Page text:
“Lord, if it’s You,” Peter replied, “tell me to come to You on the water.” “Come,” He said. Matthew 14:28-29
There is an old hymn that says, “Jesus calls us o’er the tumult of our life’s wild, restless sea.”
In our text this morning, Jesus indeed calls out to His disciples in the midst of the winds and waves of the sea, yet He is not calling them away from the storm. Instead, He calls them into the storm. The text also says that Jesus made the disciples get into the boat. A better translation of the verb would be “to force” or “to compel.” Jesus did not give the disciples a choice. He compelled them to get into the boat and leave Him alone with the crowds.
It was the disciples who wanted Jesus to get rid of the crowds before the great miracle of the feeding. Only after the feeding this multitude does Jesus send everyone away: the crowds and the disciples. Jesus then goes up the mountainside to pray. Twice, Matthew tells us that Jesus is by Himself (Matt. 14:13, 23)
The disciples are not a “considerable distance” from land and the boat is being tossed around by the winds and waves. This is reminiscent of Jesus calming the sea (Matthew 8:23-27). But in this passage, Jesus is not with the disciples in the boat. The disciples have been struggling for a while. It is not until the early hours of the morning (3:00 – 6:00 AM) that Jesus decides to come to them in the middle of the sea, while it is still dark.
The disciples, though, do not recognize Jesus in the midst of the storm. In their fear and exhaustion (they are probably exhausted from being up all night, fighting the wind and waves), they mistake Jesus for a ghost. Over their cries of fear, Jesus reassures them, “Take courage! It is I. Don’t be afraid.” A more literal translation of “It is I. Do not be afraid” is “I AM. Do not be afraid.” To Matthew’s Jewish audience, Jesus’ words echo the divine name. In that self-revelation is a disclosure of Jesus’ source of power and authority. In the middle of the wind, waves and storm, Jesus does only what God can do.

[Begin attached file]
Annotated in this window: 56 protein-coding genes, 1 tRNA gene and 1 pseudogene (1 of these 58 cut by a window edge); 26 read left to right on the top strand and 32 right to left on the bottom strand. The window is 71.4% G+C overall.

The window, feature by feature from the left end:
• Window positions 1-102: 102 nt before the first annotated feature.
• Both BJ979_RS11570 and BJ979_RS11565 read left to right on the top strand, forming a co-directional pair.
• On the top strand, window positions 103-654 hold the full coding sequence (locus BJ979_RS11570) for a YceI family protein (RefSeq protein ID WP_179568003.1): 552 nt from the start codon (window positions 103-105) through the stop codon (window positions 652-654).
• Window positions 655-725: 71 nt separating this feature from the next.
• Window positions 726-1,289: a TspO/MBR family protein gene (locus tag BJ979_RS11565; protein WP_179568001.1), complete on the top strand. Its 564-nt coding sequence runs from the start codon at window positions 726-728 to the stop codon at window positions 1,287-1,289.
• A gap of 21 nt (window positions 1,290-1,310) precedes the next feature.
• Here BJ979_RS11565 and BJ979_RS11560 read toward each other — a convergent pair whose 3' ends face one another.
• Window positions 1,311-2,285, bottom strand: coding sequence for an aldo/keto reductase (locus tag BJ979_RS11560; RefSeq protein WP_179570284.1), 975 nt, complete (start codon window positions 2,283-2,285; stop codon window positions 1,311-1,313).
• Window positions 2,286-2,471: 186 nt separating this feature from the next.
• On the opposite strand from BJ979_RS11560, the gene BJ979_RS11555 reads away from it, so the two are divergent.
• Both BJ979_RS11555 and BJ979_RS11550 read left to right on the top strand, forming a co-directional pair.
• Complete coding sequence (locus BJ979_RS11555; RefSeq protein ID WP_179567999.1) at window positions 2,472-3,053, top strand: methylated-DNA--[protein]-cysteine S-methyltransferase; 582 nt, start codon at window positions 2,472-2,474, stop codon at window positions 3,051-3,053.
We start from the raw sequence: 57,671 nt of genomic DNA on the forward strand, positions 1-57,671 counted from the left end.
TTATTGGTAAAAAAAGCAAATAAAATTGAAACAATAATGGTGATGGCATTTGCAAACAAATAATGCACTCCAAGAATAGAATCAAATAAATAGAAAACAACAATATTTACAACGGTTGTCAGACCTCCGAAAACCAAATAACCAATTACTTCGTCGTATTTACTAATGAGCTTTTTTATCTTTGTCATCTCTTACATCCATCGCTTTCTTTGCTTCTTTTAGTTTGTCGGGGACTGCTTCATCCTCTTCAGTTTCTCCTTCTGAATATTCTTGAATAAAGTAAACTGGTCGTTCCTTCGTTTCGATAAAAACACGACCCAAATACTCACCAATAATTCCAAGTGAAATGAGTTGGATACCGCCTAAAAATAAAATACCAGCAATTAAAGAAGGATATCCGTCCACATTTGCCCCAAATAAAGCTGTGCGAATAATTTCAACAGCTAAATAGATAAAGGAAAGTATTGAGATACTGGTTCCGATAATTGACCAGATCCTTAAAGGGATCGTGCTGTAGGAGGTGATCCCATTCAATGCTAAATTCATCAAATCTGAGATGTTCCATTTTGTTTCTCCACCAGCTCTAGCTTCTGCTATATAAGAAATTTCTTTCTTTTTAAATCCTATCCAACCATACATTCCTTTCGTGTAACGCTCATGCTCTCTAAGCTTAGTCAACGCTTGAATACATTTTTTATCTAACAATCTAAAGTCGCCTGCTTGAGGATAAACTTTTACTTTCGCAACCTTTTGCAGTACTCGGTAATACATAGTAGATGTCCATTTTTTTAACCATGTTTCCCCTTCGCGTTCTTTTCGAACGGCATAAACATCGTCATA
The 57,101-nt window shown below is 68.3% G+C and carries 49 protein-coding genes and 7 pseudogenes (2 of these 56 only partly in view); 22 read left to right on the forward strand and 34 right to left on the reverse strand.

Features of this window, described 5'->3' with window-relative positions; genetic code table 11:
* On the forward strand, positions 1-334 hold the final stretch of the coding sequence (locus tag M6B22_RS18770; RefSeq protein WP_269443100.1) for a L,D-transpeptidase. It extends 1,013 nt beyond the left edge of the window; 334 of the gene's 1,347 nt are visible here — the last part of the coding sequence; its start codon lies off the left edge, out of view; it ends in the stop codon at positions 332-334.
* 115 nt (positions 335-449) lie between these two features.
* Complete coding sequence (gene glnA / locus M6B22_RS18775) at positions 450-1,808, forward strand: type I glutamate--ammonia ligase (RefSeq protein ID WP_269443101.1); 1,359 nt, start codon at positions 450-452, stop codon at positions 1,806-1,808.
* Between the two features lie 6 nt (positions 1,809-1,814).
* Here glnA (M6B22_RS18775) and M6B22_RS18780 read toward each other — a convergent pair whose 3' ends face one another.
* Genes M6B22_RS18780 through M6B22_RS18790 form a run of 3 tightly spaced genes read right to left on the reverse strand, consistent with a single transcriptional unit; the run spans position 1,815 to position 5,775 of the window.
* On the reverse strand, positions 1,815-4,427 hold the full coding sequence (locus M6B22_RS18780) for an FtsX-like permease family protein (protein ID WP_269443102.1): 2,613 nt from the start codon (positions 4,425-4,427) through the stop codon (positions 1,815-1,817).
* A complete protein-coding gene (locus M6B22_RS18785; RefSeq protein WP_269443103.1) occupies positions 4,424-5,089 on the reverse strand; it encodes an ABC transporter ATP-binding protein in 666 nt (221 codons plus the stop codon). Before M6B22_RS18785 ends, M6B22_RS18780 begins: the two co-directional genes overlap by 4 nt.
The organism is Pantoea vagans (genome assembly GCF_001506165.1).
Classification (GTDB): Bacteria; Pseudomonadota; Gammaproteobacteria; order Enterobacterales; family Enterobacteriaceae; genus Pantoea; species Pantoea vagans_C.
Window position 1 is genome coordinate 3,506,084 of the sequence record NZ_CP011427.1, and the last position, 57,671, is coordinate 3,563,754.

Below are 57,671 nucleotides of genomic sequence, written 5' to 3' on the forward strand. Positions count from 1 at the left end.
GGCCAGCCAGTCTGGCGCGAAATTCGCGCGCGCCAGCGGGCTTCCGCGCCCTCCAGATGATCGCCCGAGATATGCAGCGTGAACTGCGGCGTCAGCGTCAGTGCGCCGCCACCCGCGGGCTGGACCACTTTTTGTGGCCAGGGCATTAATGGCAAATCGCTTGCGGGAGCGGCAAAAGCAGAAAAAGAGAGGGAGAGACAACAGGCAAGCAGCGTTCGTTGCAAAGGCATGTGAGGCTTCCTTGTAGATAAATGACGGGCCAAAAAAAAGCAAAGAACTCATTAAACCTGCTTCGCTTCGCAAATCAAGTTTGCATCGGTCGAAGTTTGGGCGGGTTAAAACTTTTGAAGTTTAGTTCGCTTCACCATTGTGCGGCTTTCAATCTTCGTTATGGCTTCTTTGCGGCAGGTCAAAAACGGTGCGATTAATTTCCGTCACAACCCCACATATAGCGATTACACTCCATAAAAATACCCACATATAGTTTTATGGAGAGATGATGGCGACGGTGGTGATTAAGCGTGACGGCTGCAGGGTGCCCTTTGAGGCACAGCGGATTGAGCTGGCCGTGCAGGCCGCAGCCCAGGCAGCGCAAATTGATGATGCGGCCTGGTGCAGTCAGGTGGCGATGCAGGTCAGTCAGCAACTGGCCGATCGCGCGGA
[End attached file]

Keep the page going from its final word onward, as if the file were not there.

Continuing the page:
When confronted with Jesus’ revelation, Peter does the unthinkable: he asks to meet Jesus in the storm. Jesus does not call the seas to make Peter’s steps easier. In fact, it is the winds and waves that scares Peter and cause him to sing. It was Jesus invitation that made possible for Peter to walk on water in the first place.
In the first miracle on the sea, the narrative ends with the question, “What kind of man is this?” (Matthew 8:27). This text, however, ends by answering that question with the declaration, “Truly, You are the Son of God.” (Matthew 14:33).
Matthew tells us this story to reveal who Jesus is. But that revelation is only made possible in the midst of the storm and chaos. If Jesus had not compelled the disciples to get on the boat on this uncertain journey, they would have missed the opportunity to see God revealed in their midst.